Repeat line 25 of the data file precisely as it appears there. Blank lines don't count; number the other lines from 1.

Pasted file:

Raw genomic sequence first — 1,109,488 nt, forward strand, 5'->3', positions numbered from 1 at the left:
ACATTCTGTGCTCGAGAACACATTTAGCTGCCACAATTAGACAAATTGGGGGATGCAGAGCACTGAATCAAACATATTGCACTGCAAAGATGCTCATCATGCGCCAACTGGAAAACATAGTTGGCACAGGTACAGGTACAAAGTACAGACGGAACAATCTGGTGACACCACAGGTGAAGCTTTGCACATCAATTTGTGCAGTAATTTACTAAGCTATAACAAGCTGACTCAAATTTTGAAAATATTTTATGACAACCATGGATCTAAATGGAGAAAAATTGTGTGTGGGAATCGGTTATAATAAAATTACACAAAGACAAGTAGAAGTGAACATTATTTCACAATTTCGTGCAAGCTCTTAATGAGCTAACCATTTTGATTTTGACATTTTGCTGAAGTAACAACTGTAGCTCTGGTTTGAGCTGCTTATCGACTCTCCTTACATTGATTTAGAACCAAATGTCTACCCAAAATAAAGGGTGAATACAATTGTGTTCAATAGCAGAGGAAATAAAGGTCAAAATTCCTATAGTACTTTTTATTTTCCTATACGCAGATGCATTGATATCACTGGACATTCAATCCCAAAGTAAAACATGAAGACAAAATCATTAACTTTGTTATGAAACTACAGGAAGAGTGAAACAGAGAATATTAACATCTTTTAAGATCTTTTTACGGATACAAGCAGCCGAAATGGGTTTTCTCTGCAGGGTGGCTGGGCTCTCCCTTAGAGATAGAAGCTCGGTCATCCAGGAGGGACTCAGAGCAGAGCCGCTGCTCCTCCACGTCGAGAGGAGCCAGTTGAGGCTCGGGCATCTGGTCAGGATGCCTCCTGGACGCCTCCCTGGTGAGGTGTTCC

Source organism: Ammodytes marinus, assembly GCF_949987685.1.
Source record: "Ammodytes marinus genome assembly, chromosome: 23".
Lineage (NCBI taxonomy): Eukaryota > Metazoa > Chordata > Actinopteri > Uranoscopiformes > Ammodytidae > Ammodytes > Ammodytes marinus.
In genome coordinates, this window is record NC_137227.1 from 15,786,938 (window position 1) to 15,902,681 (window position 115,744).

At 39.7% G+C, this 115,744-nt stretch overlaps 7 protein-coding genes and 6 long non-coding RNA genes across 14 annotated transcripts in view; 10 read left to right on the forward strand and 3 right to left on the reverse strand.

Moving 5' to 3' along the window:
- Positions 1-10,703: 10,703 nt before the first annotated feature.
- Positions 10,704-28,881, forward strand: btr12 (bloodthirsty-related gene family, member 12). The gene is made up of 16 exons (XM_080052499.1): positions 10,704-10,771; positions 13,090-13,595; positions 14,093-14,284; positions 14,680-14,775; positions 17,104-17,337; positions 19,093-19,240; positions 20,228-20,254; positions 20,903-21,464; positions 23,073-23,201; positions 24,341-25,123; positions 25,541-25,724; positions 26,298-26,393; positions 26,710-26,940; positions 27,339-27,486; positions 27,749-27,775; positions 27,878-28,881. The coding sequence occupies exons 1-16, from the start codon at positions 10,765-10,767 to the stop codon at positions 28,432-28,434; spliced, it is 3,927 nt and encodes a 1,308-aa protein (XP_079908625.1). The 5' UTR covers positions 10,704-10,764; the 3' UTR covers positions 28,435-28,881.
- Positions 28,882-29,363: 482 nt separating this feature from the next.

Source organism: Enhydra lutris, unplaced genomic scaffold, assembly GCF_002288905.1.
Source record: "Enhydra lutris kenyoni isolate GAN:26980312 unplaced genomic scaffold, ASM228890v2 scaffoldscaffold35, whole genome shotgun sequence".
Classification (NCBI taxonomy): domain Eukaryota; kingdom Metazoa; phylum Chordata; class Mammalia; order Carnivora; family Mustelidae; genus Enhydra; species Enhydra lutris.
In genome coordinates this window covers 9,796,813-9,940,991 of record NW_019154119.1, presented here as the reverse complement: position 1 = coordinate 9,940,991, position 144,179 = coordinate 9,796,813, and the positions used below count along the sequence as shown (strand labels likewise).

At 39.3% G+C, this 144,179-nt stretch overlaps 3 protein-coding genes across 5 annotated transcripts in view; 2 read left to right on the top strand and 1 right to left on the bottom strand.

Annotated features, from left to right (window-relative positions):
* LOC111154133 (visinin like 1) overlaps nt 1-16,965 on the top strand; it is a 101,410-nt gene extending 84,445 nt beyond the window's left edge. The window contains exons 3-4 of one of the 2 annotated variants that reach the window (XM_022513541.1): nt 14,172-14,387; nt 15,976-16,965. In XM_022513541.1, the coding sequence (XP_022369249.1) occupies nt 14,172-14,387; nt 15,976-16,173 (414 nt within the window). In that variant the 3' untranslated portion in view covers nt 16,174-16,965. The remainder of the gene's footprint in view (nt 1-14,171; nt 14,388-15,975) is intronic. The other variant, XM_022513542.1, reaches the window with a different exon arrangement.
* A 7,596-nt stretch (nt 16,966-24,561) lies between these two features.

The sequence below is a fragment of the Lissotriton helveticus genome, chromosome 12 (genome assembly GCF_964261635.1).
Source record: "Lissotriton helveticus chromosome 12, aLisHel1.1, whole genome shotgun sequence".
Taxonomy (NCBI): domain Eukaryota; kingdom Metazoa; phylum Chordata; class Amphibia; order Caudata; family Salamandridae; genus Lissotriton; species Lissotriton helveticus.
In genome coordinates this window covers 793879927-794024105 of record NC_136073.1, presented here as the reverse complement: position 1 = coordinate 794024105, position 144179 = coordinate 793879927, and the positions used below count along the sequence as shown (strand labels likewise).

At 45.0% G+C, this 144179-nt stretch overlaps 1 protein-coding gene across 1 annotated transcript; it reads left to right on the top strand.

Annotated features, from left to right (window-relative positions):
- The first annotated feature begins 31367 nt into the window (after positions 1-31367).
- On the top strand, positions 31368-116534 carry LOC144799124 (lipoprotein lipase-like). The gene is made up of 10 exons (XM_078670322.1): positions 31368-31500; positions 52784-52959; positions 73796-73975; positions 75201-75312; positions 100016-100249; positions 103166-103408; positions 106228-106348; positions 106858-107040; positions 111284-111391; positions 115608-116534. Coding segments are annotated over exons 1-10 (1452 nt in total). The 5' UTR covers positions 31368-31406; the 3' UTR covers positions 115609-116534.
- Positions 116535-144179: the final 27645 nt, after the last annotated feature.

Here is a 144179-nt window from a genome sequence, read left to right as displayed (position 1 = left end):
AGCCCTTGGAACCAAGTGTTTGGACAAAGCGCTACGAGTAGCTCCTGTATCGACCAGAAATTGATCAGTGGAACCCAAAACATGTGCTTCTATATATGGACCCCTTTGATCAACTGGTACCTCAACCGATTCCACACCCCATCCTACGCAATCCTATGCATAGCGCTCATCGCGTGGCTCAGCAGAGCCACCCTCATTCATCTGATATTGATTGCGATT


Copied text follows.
Annotated features, from left to right (window-relative positions):